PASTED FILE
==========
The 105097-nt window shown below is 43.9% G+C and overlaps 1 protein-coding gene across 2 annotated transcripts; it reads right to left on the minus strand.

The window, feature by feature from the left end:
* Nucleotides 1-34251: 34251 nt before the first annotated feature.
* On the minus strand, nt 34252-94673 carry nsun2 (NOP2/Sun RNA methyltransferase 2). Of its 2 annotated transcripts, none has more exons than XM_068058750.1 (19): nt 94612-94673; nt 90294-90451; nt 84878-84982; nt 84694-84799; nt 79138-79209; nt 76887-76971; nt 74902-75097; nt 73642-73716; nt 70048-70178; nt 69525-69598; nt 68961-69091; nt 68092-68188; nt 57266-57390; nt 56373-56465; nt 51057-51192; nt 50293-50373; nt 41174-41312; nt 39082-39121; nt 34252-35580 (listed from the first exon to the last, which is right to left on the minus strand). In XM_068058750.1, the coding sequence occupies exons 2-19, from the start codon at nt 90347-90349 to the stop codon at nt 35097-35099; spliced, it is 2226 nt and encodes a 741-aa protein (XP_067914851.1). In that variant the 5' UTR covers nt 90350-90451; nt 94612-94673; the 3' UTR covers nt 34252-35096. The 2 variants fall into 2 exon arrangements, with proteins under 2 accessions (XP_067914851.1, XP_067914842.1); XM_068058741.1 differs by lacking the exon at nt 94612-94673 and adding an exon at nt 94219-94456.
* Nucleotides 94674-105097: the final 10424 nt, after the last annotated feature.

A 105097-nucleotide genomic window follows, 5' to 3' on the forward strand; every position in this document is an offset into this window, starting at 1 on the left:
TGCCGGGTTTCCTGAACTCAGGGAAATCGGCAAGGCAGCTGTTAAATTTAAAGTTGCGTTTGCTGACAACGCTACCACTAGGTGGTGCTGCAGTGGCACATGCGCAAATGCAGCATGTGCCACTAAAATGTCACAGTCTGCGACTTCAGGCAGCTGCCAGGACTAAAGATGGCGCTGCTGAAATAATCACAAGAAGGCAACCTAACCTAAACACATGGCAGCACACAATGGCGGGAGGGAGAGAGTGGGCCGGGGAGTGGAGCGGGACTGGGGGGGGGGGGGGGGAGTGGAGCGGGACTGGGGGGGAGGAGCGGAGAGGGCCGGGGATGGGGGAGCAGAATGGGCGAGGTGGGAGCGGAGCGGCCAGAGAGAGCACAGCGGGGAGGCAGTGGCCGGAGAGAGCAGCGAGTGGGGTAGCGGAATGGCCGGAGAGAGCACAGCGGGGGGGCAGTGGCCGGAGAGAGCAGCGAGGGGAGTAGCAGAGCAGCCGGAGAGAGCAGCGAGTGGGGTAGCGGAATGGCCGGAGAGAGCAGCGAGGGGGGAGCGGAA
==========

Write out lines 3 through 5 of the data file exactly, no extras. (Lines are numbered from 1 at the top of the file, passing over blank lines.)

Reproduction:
* Nucleotides 1-34251: 34251 nt before the first annotated feature.
* On the minus strand, nt 34252-94673 carry nsun2 (NOP2/Sun RNA methyltransferase 2). Of its 2 annotated transcripts, none has more exons than XM_068058750.1 (19): nt 94612-94673; nt 90294-90451; nt 84878-84982; nt 84694-84799; nt 79138-79209; nt 76887-76971; nt 74902-75097; nt 73642-73716; nt 70048-70178; nt 69525-69598; nt 68961-69091; nt 68092-68188; nt 57266-57390; nt 56373-56465; nt 51057-51192; nt 50293-50373; nt 41174-41312; nt 39082-39121; nt 34252-35580 (listed from the first exon to the last, which is right to left on the minus strand). In XM_068058750.1, the coding sequence occupies exons 2-19, from the start codon at nt 90347-90349 to the stop codon at nt 35097-35099; spliced, it is 2226 nt and encodes a 741-aa protein (XP_067914851.1). In that variant the 5' UTR covers nt 90350-90451; nt 94612-94673; the 3' UTR covers nt 34252-35096. The 2 variants fall into 2 exon arrangements, with proteins under 2 accessions (XP_067914851.1, XP_067914842.1); XM_068058741.1 differs by lacking the exon at nt 94612-94673 and adding an exon at nt 94219-94456.
* Nucleotides 94674-105097: the final 10424 nt, after the last annotated feature.